Machines Replaced Horses, Then People…

By Staff

Reprinted from On The Tractor Seat, newsletter of EDGE OTA
Branch #30, with permission.

A few days back, my wife and I were discussing the problem of
unemployment and crime in America and the industrialized countries
of the world. Since then, it has occurred to me that this condition
just may be insurmountable in today’s society.

An analogy could be made comparing our current situation to the
revolution in farming that took place with the advent of the

I was born in 1915 on a rather large farm in eastern Kansas. My
father farmed about 600 acres that were mostly grain. At that time
all the power for the pulling farm equipment was furnished by
horses and mules. My father loved his draft stock and took great
pride in their quality.

As I recall, my father had a draft team he used only for hauling
farm produce to market. This was a team of beautiful matched
Percherons, which were Dad’s pride and joy. Also included in
his personal stable was his fine team of carriage horses used only
to pull the surrey we used to go to church, town and on social
trips. Added to this was Mother’s personal buggy mare that she
drove to ladies’ aid and the grocery store.

I had three brothers, all in their late teens, and each of them
had his own riding horse or pony. The two older ones had their own
buggies and driving horses.

And then there were the horses and mules that tilled the fields.
There were never fewer than eight mules and four horses on the farm
for that purpose.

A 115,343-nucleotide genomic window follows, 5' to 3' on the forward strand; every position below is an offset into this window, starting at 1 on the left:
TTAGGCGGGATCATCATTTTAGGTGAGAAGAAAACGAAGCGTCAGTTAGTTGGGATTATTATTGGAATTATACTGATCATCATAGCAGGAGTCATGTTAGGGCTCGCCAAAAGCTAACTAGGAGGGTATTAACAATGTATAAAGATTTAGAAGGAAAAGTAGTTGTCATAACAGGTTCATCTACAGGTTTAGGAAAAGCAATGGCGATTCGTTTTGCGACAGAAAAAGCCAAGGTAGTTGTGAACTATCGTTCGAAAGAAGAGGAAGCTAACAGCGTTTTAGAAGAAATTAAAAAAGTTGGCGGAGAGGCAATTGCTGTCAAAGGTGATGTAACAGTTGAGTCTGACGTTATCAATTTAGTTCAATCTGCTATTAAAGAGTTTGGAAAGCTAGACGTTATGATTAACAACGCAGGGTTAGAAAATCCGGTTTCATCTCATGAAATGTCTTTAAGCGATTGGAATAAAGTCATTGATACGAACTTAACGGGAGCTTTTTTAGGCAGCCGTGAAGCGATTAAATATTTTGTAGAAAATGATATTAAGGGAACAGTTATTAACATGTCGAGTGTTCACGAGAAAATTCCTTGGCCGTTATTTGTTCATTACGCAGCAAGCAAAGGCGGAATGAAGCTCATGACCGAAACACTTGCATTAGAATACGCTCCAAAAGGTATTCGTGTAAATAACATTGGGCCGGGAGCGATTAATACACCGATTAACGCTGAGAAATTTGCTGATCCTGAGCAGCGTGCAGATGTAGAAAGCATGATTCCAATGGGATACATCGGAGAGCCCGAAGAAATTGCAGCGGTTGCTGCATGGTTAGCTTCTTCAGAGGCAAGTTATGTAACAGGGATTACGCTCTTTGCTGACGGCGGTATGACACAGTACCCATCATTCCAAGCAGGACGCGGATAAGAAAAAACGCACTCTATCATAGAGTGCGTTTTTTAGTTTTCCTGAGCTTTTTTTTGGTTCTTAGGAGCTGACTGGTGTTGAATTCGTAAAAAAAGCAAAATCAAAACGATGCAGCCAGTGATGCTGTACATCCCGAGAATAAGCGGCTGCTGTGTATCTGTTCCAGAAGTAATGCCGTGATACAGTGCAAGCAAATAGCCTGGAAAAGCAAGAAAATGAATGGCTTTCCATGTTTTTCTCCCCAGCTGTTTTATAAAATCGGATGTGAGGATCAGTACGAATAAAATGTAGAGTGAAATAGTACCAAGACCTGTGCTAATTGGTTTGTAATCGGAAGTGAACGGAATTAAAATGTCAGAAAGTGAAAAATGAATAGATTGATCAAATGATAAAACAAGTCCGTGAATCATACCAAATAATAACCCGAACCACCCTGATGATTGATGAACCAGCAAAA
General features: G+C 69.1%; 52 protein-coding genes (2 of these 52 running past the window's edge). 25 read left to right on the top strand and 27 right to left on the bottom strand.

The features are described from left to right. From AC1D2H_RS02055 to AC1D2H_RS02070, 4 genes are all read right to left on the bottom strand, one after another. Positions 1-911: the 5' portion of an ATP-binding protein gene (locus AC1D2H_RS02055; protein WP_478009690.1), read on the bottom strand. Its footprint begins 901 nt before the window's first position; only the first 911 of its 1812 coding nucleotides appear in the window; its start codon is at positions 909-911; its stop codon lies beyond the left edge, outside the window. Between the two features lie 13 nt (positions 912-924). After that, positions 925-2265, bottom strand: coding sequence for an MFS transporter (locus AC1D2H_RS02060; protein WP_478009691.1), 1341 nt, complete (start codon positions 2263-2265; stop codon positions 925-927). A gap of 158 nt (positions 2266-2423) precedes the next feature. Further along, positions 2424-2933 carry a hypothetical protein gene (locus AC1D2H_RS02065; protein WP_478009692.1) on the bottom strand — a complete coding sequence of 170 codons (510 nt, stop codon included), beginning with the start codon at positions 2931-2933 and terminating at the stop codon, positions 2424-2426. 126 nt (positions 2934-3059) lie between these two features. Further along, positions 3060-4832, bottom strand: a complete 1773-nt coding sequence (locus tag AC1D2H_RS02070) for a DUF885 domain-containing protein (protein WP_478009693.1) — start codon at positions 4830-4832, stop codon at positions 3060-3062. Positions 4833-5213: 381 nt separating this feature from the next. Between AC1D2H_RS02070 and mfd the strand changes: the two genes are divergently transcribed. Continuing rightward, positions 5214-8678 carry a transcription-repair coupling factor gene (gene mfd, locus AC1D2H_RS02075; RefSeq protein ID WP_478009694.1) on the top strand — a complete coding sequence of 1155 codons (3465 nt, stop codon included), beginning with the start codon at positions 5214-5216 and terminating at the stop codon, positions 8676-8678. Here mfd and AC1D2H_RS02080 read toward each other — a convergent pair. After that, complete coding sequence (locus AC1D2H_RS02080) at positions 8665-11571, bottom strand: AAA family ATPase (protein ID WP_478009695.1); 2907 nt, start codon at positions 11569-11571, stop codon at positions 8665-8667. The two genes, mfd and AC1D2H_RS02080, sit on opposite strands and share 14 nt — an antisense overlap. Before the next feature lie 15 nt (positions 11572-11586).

Beginning in 1918, after World War I, many of the farmers began
to purchase automobiles. My father put his fine team of sorrel
carriage horses out to pasture until my mother convinced him that
he no longer needed them now that we owned an automobile. It was a
sad day in my father’s life when he sold his beautiful driving
team to a horse buyer. He knew that they would be resold to the
packing house and butchered for pet food.

Soon after that my father bought his first tractor. Tractors at
that time were used primarily for plowing large areas. Few tractors
were used for row-crop cultivation. Obtaining a tractor enabled my
father to dispose of most of his mules. Some were kept for
cultivating and working in the hay fields. Later on, they too were
replaced by a tractor.

Next came the purchase of a Model T truck for hauling produce to
the market. My father wept when the horse buyer drove his team of
matched Percherons out the gate and down the road. I’m sure he
realized that day marked the end of the horse era.

Laboring men are becoming obsolete, too. Science and technology
have literally caused the need for much manual labor to no longer
exist. Take a look at our farms. My father had from three to five
men at all times to assist in the farm operation. Today, my nephew
farms nearly 2,000 acres using the latest machinery and equipment,
and he hires one man only occasionally to assist him. In our modern
dairies we now have milking machines, automatic feeders, and
automatic barn cleaners. Our hay fields are harvested with
automatic mower-swatters and automatic balers, even automatic
stackers and loaders.

Look at our factories. Robots are doing the work that people
used to do. Now they are even talking about operating trains
without engineers.

What are we going to do with the excess labor? We cannot send
the farm hands and factory laborers to the packing house like we
did our horses and mules. However, we simply have more
‘hands’ than we have work to do.

It has been stated that ‘idle hands are the devil’s
workshop.’ This has certainly manifested itself in the
appalling rise in the crime rate throughout the world. There
certainly are myriad things that need to be done in the world.
Roads, bridges, streets, homes, hospitals and airports, all need to
be built. Can we not channel this effort to man’s benefit and
away from destructive acts?

Tragically, it as simple as this. We can’t make dog food out
of our surplus labor.

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